Current project (as a break from Magicians of England, naturally):
Darkening is a true epic level RPG, where players take the role of factions or races and play out their fate across a very large canvas. Characters in this setting don't have sheets, they are elements on a larger sheet.
Players start out by collaboratively creating their universe. I'm thinking specifically science fiction settings, but this needn't be the case. They answer a series of questions to determine the scale of the setting, the existing political and cultural order, history, and so on.
During this phase, they determine (in the most general terms) the nature of "the Threat". Depending on the nature of the threat, certain rules and mechanics may or may not be in play, or may be modified. For example, if "insidious rise of the darkness" is an aspect of the threat, the game includes a "darkness" dice pool that can be called upon at any time, but with certain implications for the player who calls it.
Next, players create their own factions. These could be anything from noble houses, to religious orders, cults, or entire alien races. Races have agendas which they can change during play, but not too often. Your agenda is a way of giving other players permission to change things in your faction, while keeping other things for yourself. For example, if you choose the "against the odds" agenda, faction characters can't be killed without your permission (they always prevail against the odds), but it also limits your ability to grow and gain power through conflicts. If you choose "transformation through destruction", then your faction members may be killed, but when they do, you get a bunch of points you can use to transform your faction. An example: your homeworld is overrun by the Threat, so your race is transformed into a race of restless wanderers doomed to journey from star to star.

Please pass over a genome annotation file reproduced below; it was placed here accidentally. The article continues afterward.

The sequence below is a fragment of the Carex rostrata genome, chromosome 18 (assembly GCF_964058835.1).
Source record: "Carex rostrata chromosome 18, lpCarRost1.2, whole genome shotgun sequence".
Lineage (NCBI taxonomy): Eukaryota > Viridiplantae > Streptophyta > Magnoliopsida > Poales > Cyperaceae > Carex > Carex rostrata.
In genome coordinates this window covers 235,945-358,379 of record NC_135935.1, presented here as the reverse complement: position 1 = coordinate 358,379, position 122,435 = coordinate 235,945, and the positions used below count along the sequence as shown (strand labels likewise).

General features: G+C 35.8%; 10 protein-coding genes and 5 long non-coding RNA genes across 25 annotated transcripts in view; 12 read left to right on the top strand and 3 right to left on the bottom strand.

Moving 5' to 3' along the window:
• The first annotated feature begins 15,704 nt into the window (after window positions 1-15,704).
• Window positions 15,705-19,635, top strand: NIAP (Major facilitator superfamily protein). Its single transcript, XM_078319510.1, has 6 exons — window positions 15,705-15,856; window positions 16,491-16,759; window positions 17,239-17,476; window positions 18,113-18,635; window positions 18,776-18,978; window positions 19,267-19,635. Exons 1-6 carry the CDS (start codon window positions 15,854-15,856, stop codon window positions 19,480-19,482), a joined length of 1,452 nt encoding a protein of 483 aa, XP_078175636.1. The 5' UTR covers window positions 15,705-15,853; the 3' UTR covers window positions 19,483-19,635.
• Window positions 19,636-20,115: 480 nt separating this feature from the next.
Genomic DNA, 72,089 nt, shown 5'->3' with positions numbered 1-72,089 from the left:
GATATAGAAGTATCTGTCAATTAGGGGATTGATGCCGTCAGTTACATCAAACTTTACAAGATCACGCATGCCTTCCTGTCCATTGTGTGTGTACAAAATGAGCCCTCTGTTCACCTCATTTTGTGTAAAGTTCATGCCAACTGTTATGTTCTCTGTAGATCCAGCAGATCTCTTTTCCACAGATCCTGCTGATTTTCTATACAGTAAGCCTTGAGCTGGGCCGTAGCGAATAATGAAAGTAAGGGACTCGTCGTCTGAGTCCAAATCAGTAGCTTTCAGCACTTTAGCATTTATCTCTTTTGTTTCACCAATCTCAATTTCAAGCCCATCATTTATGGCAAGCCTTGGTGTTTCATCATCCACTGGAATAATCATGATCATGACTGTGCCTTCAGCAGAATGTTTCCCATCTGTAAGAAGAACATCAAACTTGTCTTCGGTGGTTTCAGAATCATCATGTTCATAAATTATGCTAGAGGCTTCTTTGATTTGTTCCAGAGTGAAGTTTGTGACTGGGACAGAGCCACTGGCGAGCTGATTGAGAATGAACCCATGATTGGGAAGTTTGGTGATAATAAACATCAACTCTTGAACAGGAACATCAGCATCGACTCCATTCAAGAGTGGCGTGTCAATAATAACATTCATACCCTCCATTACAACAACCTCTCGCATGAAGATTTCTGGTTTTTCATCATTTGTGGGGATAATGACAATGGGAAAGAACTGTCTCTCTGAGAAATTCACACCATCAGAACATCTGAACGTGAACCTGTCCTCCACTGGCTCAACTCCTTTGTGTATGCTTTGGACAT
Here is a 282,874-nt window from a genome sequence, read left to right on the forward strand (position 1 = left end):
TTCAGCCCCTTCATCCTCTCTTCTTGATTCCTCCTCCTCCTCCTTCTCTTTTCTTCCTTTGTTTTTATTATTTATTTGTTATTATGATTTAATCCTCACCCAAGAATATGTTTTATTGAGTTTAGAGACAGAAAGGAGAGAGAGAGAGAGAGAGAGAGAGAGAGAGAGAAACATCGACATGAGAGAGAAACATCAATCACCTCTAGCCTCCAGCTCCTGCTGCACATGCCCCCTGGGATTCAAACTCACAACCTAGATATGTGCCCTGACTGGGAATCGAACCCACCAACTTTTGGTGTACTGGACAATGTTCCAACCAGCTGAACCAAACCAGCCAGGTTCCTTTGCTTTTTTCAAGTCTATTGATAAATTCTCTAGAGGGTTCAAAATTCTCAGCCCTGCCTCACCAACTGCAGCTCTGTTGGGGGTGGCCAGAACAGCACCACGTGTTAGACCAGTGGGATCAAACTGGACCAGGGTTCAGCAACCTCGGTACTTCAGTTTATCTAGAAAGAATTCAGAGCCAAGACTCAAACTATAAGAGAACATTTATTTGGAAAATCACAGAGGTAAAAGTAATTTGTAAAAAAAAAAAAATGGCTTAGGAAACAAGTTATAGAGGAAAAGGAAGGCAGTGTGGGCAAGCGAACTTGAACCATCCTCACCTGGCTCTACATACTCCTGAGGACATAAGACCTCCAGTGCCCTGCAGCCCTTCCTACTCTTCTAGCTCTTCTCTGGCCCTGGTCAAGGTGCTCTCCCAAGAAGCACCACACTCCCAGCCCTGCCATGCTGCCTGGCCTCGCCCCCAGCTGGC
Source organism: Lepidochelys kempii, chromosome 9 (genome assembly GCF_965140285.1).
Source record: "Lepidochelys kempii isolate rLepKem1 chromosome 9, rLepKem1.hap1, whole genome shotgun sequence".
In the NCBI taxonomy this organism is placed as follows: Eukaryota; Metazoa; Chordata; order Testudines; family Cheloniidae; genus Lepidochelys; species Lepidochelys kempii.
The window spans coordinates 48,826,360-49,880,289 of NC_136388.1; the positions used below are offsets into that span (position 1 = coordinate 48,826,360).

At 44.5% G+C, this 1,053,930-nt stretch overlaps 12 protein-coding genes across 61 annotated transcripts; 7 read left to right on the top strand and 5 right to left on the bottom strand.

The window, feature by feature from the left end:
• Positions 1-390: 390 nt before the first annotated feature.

Faction members include characters, but can also include places, things, and maybe even ideas or philosophies.
Factions also have an assortment of in-game goals of different scales ranging from proximate (something I want to achieve in this session) to cosmic (an ultimate goal that I will never reach in the course of play, but that I get points for pursuing). An example of a proximate goal might be the capture of a strategic planet. A cosmic goal might be transcendence of the physical realm, or mastery of the galaxy.
Players must balance antagonism between one another's faction against the impending threat. When players antagonize one another, it is to their mutual benefit. For example, let's say my faction and yours are at war. I decide I have a master spy among your people. To get free points to build my spy, I decide he has a nemesis, an admiral in your fleet. You get an admiral in exchange for my spy. Later, when our forces clash, the conflict creates more points that can be used to transform, change, grow, or otherwise embellish ones faction or maybe to take a shot at the Threat itself.
The Threat itself develops in play, starting as a vague list of aspects, and becoming more pronounced (and more powerful) in play. For example, I decide that the Threat's source is in the Black Nebula. I write this on the Threat's sheet. This gives me points to create an exploration fleet to go poke around in the Black Nebula and cause trouble.
Play proceeds by the players attempting to manipulate the universe through the agency of their faction members and to antagonize other players either by using their own faction, non-aligned entities, or the Threat. Naturally this 'antagonism' is to everyone's advantage and is the only way to get enough points to define and ultimately defeat the Threat. Or maybe they don't.
I have an idea this could be gamemasterless, but I'm holding that decision back until I see how it plays out.